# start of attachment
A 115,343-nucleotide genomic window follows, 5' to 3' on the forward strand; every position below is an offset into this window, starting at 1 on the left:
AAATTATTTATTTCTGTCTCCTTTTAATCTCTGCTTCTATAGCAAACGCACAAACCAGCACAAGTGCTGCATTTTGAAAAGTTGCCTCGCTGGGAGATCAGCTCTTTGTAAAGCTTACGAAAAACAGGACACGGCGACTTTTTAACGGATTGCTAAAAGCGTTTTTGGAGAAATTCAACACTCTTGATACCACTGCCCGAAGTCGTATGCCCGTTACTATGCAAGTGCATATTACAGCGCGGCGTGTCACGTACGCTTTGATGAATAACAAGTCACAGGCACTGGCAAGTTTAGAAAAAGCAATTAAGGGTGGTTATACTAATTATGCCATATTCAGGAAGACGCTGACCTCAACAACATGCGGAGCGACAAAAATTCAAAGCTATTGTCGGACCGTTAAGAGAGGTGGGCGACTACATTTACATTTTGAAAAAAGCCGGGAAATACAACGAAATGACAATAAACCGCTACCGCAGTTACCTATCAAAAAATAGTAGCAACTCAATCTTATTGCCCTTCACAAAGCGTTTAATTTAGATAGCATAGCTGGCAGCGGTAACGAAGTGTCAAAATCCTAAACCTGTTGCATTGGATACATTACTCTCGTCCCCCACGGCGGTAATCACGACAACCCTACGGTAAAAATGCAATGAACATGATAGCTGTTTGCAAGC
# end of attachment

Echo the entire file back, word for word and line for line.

A 115,343-nucleotide genomic window follows, 5' to 3' on the forward strand; every position below is an offset into this window, starting at 1 on the left:
AAATTATTTATTTCTGTCTCCTTTTAATCTCTGCTTCTATAGCAAACGCACAAACCAGCACAAGTGCTGCATTTTGAAAAGTTGCCTCGCTGGGAGATCAGCTCTTTGTAAAGCTTACGAAAAACAGGACACGGCGACTTTTTAACGGATTGCTAAAAGCGTTTTTGGAGAAATTCAACACTCTTGATACCACTGCCCGAAGTCGTATGCCCGTTACTATGCAAGTGCATATTACAGCGCGGCGTGTCACGTACGCTTTGATGAATAACAAGTCACAGGCACTGGCAAGTTTAGAAAAAGCAATTAAGGGTGGTTATACTAATTATGCCATATTCAGGAAGACGCTGACCTCAACAACATGCGGAGCGACAAAAATTCAAAGCTATTGTCGGACCGTTAAGAGAGGTGGGCGACTACATTTACATTTTGAAAAAAGCCGGGAAATACAACGAAATGACAATAAACCGCTACCGCAGTTACCTATCAAAAAATAGTAGCAACTCAATCTTATTGCCCTTCACAAAGCGTTTAATTTAGATAGCATAGCTGGCAGCGGTAACGAAGTGTCAAAATCCTAAACCTGTTGCATTGGATACATTACTCTCGTCCCCCACGGCGGTAATCACGACAACCCTACGGTAAAAATGCAATGAACATGATAGCTGTTTGCAAGC